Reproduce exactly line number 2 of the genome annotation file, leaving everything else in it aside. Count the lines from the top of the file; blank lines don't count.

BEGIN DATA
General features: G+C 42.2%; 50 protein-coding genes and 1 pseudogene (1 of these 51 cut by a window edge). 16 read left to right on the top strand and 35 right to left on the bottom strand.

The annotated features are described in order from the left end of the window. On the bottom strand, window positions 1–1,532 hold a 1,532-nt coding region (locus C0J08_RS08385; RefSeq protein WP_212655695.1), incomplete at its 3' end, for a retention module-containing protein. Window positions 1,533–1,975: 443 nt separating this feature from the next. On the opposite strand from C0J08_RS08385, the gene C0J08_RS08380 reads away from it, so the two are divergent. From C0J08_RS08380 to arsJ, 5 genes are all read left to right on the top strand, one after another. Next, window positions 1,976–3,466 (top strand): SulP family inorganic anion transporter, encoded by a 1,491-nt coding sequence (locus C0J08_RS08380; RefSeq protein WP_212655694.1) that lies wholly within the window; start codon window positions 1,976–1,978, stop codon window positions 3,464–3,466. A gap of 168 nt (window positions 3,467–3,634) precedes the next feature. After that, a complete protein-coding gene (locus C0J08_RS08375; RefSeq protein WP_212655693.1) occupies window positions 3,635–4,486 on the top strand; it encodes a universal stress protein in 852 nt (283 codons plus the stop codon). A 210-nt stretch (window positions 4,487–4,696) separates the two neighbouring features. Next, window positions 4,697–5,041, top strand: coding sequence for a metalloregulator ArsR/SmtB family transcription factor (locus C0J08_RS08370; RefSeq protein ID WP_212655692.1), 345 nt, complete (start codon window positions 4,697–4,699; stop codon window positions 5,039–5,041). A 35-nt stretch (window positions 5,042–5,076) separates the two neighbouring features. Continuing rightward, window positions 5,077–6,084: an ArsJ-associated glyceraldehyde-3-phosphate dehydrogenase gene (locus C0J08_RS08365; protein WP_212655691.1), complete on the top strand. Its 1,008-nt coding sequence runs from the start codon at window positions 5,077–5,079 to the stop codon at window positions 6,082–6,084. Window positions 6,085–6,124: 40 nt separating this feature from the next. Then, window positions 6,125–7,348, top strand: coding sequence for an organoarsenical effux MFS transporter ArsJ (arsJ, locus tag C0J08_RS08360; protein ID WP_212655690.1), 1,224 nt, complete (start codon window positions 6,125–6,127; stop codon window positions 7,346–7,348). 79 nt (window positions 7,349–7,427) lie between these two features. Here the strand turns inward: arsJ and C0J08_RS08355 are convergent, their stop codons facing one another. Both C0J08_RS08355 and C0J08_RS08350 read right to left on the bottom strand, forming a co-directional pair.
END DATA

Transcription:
The annotated features are described in order from the left end of the window. On the bottom strand, window positions 1–1,532 hold a 1,532-nt coding region (locus C0J08_RS08385; RefSeq protein WP_212655695.1), incomplete at its 3' end, for a retention module-containing protein. Window positions 1,533–1,975: 443 nt separating this feature from the next. On the opposite strand from C0J08_RS08385, the gene C0J08_RS08380 reads away from it, so the two are divergent. From C0J08_RS08380 to arsJ, 5 genes are all read left to right on the top strand, one after another. Next, window positions 1,976–3,466 (top strand): SulP family inorganic anion transporter, encoded by a 1,491-nt coding sequence (locus C0J08_RS08380; RefSeq protein WP_212655694.1) that lies wholly within the window; start codon window positions 1,976–1,978, stop codon window positions 3,464–3,466. A gap of 168 nt (window positions 3,467–3,634) precedes the next feature. After that, a complete protein-coding gene (locus C0J08_RS08375; RefSeq protein WP_212655693.1) occupies window positions 3,635–4,486 on the top strand; it encodes a universal stress protein in 852 nt (283 codons plus the stop codon). A 210-nt stretch (window positions 4,487–4,696) separates the two neighbouring features. Next, window positions 4,697–5,041, top strand: coding sequence for a metalloregulator ArsR/SmtB family transcription factor (locus C0J08_RS08370; RefSeq protein ID WP_212655692.1), 345 nt, complete (start codon window positions 4,697–4,699; stop codon window positions 5,039–5,041). A 35-nt stretch (window positions 5,042–5,076) separates the two neighbouring features. Continuing rightward, window positions 5,077–6,084: an ArsJ-associated glyceraldehyde-3-phosphate dehydrogenase gene (locus C0J08_RS08365; protein WP_212655691.1), complete on the top strand. Its 1,008-nt coding sequence runs from the start codon at window positions 5,077–5,079 to the stop codon at window positions 6,082–6,084. Window positions 6,085–6,124: 40 nt separating this feature from the next. Then, window positions 6,125–7,348, top strand: coding sequence for an organoarsenical effux MFS transporter ArsJ (arsJ, locus tag C0J08_RS08360; protein ID WP_212655690.1), 1,224 nt, complete (start codon window positions 6,125–6,127; stop codon window positions 7,346–7,348). 79 nt (window positions 7,349–7,427) lie between these two features. Here the strand turns inward: arsJ and C0J08_RS08355 are convergent, their stop codons facing one another. Both C0J08_RS08355 and C0J08_RS08350 read right to left on the bottom strand, forming a co-directional pair.